On Thursday March 12, a 54-page report conducted by the Department of Investigations (DOI) on the subject of homeless shelter conditions was released. It was worse than expected. Here’s a summary of the DOI homeless shelters report: puddles of urine and other horrid conditions.
Some locations were rat-infested. Puddles of urine in one of the building’s only working elevator, rust and zero carbon monoxide detectors were just a few of hundred of violations discovered during the investigations requested by Mayor Bill de Blasio.
The report states that there are currently 11,900 families housed in one of the 145 shelters and other 16 clusters (which are temporary housing sites) administered by the Department of Homeless Services. The conclusion investigators came to was that the shelters were “too often unsafe and unhealthy for children and families” and that aggressive and immediate measures needed to be taken.
The report also pointed out that these issues have existed for some time now, and are a “result of decades of neglect”. It was also specified that some measures had already been taken. Two of the investigated locations have already been closed.
A total of 25 shelters and cluster sites were inspected in 2014 by city investigators in collaboration with the Fire Department, the Department of Buildings and the Department of Housing Preservation and Development. The process lasted about a year. In the end, a total of 621 violations were detected.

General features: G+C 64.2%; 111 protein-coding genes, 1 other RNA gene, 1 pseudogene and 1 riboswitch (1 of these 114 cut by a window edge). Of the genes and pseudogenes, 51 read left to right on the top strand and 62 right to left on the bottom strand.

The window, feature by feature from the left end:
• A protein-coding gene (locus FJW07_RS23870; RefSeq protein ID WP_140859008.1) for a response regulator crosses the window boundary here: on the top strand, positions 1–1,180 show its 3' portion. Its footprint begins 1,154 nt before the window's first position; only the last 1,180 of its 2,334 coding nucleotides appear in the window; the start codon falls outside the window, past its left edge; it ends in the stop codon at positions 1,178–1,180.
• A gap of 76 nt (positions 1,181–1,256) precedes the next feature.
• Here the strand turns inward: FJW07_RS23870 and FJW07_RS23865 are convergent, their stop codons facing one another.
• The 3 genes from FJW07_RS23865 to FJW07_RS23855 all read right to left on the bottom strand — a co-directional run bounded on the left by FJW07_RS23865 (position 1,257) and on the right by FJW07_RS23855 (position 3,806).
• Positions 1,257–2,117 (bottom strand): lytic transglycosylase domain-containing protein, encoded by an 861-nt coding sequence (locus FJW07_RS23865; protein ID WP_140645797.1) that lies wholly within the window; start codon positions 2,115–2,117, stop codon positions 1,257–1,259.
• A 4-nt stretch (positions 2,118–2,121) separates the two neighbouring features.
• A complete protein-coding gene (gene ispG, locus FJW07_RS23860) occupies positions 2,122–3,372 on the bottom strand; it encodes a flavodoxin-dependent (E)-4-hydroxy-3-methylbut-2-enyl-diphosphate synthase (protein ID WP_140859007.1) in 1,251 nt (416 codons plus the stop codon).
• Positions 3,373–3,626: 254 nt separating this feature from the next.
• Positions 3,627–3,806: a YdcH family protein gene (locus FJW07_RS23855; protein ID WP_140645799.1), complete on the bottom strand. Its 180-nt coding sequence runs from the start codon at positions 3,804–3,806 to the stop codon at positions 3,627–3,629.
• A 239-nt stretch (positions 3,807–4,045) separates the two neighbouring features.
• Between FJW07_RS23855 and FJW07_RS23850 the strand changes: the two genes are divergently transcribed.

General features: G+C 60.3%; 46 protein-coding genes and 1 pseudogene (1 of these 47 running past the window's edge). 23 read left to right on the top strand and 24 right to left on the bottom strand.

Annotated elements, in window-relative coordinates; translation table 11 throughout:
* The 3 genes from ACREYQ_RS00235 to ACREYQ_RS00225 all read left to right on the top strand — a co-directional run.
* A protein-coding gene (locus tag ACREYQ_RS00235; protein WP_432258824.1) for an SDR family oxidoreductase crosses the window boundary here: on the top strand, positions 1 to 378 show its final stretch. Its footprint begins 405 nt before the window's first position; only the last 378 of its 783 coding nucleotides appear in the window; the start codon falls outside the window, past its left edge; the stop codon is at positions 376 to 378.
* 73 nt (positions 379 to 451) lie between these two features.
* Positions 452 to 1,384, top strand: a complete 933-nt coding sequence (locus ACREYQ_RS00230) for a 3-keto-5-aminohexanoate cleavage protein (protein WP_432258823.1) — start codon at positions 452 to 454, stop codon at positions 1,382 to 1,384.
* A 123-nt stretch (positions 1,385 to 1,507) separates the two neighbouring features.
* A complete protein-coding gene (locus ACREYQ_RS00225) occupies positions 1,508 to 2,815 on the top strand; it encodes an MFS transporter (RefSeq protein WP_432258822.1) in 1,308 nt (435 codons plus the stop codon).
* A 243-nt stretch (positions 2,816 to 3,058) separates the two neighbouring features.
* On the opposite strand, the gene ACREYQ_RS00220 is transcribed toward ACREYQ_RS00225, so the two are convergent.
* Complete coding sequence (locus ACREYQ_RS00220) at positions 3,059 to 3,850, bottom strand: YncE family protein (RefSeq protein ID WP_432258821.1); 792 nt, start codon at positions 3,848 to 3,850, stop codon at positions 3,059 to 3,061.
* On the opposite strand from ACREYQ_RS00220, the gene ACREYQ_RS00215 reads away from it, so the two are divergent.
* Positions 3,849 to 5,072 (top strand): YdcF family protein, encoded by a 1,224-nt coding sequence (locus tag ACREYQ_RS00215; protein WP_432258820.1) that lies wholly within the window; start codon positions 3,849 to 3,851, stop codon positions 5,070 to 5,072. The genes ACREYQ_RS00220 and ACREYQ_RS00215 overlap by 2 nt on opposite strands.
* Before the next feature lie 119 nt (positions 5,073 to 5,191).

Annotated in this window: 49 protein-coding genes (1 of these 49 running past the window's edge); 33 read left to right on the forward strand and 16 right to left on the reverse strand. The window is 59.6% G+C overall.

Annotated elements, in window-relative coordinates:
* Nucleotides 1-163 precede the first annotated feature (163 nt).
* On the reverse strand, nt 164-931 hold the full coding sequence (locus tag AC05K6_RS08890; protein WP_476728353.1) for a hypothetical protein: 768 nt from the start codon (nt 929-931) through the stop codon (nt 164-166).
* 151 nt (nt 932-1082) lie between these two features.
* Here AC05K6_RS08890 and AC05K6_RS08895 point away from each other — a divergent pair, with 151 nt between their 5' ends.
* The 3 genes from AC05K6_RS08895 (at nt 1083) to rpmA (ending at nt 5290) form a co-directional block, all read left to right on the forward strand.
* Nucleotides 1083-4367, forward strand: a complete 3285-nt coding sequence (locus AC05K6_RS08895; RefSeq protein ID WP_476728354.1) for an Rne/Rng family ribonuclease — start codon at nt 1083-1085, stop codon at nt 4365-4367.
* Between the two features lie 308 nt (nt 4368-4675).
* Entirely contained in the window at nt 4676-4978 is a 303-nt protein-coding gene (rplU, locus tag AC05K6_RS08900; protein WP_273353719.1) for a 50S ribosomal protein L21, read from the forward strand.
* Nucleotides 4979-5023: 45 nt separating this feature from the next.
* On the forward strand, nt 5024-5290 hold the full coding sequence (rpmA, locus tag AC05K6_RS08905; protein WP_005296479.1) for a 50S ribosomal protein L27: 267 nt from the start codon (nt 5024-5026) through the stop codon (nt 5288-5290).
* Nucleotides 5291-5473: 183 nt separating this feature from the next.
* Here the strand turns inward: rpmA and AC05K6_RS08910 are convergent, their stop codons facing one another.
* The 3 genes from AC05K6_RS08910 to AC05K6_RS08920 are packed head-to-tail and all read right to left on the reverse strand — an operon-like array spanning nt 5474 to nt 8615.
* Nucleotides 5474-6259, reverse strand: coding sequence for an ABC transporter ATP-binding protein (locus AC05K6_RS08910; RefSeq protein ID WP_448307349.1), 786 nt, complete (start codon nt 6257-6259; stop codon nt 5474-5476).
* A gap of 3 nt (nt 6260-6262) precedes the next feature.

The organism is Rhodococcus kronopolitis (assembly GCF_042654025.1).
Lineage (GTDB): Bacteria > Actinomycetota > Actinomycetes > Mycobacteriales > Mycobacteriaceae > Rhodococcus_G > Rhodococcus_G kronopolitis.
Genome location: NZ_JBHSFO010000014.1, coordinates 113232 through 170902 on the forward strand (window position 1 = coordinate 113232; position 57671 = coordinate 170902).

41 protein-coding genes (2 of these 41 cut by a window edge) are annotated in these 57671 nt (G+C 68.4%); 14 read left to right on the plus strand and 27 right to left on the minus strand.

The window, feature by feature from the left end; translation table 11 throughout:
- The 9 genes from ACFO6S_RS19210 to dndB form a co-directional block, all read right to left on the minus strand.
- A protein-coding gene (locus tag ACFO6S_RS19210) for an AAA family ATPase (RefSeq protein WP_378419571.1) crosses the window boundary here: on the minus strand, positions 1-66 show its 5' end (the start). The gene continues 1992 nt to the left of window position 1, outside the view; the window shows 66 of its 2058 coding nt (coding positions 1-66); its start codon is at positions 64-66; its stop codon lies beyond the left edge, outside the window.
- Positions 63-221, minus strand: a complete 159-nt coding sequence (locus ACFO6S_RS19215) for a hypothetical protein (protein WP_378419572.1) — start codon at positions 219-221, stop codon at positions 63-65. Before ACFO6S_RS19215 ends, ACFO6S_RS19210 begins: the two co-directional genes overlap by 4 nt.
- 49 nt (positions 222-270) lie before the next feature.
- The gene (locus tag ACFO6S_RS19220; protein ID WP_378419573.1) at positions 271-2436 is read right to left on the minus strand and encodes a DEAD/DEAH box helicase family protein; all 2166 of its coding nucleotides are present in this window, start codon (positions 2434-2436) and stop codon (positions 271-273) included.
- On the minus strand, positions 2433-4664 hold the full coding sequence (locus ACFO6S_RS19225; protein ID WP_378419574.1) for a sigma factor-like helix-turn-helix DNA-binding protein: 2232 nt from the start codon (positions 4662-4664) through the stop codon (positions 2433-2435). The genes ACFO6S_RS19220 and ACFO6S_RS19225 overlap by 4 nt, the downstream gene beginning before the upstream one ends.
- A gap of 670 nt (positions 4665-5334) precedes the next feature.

Commissioner of the Department of Investigation Mark G. Peters made the following statement:
“Dangerous living conditions, rat-and-roach infested residences, and fire violations are the stark reality facing too many homeless families and children in the city’s shelters.”
The worst living conditions were reported at the cluster sites. About 3,000 homeless families try to live here but the safety and health conditions offered are impossible. In one such location, a dead rat was found in an apartment and its stench stretched along the hallways. Among some of the detected fire and building violations there were obstructed corridors, closed exits and missing or broken carbon monoxide detectors.
Shelters also presented many issues. Some of the buildings which were hotels in the past but now turned into homeless shelters were overrun by rodents. Other shelters presented poor maintenance and fire safety issues and many broken fixtures.
The DOI report also described many of the shelters having inappropriate occupancy certificates or lacking them completely.
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